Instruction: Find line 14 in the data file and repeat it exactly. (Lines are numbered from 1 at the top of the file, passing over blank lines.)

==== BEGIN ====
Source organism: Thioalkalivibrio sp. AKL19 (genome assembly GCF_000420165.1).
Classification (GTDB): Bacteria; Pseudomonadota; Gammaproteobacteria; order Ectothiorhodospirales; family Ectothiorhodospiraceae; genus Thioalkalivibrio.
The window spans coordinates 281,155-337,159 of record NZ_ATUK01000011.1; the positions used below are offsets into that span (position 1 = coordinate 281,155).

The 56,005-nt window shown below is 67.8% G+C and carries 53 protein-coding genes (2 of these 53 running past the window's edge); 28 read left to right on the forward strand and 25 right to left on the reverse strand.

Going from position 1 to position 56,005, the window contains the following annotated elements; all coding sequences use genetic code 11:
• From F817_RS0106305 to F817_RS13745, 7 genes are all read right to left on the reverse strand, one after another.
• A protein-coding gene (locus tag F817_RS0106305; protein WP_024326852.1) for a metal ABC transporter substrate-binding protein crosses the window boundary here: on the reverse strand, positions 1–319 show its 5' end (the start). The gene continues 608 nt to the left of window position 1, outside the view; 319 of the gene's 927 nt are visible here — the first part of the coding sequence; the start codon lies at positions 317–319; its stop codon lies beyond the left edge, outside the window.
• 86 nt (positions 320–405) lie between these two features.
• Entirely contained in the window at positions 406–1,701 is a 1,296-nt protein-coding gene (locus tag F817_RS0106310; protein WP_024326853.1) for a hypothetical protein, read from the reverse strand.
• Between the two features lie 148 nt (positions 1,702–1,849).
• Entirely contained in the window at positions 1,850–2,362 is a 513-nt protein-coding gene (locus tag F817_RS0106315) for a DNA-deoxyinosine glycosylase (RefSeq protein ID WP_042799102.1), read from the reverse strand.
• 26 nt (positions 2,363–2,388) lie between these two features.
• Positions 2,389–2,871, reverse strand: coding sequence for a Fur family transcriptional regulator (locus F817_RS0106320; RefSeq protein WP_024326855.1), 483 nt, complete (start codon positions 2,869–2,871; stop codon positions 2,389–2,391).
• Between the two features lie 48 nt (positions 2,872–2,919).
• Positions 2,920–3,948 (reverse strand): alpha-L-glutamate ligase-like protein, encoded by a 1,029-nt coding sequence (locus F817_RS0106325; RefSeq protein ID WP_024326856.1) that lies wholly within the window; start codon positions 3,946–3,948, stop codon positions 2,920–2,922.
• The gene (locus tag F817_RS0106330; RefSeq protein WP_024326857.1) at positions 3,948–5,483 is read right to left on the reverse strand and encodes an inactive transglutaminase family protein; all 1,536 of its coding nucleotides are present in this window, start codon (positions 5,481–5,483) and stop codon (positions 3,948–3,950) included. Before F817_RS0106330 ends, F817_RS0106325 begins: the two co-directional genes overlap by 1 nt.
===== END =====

• Between the two features lie 48 nt (positions 2,872–2,919).